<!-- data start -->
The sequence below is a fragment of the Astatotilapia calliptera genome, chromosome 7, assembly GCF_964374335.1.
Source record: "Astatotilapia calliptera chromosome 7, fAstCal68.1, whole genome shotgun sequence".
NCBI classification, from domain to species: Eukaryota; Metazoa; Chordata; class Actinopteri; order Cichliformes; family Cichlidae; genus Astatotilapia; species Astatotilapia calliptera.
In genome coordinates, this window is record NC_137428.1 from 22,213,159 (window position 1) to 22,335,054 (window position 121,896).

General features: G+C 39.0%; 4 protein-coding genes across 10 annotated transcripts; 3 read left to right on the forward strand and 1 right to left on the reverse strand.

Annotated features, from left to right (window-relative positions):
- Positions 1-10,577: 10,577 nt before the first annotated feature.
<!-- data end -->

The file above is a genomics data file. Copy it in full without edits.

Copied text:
The sequence below is a fragment of the Astatotilapia calliptera genome, chromosome 7, assembly GCF_964374335.1.
Source record: "Astatotilapia calliptera chromosome 7, fAstCal68.1, whole genome shotgun sequence".
NCBI classification, from domain to species: Eukaryota; Metazoa; Chordata; class Actinopteri; order Cichliformes; family Cichlidae; genus Astatotilapia; species Astatotilapia calliptera.
In genome coordinates, this window is record NC_137428.1 from 22,213,159 (window position 1) to 22,335,054 (window position 121,896).

General features: G+C 39.0%; 4 protein-coding genes across 10 annotated transcripts; 3 read left to right on the forward strand and 1 right to left on the reverse strand.

Annotated features, from left to right (window-relative positions):
- Positions 1-10,577: 10,577 nt before the first annotated feature.